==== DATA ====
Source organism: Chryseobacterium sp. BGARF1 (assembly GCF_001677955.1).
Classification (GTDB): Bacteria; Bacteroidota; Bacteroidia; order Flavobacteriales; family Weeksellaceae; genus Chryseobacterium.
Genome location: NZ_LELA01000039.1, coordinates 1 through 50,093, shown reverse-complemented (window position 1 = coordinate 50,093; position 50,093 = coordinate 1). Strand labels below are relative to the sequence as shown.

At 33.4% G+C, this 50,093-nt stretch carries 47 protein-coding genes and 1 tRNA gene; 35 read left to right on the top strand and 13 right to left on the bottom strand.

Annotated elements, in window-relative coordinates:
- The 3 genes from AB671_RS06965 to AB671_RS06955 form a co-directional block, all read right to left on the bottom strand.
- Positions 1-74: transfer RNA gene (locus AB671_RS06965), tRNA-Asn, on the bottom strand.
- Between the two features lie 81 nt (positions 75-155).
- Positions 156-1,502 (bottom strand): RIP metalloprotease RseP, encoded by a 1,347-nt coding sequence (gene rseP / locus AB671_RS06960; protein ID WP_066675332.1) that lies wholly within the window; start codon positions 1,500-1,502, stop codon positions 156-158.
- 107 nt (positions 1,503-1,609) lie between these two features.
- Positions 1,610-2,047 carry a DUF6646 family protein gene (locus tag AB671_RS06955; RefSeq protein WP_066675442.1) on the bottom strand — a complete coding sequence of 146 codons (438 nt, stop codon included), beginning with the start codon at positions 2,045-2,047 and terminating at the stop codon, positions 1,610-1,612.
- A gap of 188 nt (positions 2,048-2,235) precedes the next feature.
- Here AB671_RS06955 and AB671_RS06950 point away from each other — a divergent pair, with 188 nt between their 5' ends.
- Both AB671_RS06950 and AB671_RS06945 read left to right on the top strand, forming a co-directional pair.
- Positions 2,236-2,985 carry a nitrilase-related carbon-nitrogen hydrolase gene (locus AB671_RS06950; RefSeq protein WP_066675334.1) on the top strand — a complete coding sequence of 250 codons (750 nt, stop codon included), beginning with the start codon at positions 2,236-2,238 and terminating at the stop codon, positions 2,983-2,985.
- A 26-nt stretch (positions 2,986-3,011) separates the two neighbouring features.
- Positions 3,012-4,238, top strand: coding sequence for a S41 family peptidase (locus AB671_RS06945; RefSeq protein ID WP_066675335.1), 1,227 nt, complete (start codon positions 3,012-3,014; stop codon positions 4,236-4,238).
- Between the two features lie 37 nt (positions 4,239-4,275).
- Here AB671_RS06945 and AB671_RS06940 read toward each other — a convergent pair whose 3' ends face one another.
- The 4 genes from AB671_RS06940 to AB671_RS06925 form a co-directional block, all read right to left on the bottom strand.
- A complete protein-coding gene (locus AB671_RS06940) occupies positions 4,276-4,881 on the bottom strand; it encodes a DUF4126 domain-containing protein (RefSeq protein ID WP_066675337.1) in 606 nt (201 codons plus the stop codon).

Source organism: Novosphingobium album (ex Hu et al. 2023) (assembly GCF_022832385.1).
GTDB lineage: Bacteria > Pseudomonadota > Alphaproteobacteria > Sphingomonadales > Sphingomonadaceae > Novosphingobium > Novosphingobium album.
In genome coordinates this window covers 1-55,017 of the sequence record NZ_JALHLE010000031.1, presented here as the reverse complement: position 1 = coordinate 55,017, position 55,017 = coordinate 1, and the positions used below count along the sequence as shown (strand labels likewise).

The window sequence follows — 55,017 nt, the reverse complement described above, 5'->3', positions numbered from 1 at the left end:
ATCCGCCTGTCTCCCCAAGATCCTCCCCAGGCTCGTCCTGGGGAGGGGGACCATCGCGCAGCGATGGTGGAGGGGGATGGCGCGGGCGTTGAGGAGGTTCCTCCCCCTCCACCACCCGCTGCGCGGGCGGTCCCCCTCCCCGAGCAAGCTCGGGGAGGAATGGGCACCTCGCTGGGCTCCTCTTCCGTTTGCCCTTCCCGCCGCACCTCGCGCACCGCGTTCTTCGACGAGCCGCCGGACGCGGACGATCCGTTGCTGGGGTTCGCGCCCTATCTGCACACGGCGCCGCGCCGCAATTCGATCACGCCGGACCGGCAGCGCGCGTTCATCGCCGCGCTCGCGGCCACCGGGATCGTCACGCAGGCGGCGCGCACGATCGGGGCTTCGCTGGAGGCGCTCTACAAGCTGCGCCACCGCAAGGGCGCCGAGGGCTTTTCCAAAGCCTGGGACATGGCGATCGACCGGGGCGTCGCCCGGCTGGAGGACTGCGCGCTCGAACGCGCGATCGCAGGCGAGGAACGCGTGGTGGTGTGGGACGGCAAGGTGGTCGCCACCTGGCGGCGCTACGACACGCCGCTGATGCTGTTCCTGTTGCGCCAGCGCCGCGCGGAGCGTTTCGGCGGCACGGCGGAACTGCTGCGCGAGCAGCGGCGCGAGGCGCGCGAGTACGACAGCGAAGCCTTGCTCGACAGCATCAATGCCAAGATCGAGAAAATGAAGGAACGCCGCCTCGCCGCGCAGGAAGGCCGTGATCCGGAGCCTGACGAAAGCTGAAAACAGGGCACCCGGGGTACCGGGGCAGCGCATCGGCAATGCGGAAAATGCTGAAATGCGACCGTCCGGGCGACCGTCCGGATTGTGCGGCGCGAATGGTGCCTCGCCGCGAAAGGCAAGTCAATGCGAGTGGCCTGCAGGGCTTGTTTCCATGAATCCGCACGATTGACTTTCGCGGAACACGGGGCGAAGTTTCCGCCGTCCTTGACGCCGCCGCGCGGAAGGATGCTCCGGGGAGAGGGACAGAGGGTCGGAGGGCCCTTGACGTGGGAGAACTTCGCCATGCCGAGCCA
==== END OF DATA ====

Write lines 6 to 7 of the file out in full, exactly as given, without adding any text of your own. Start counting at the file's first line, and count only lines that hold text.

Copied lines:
- The 3 genes from AB671_RS06965 to AB671_RS06955 form a co-directional block, all read right to left on the bottom strand.
- Positions 1-74: transfer RNA gene (locus AB671_RS06965), tRNA-Asn, on the bottom strand.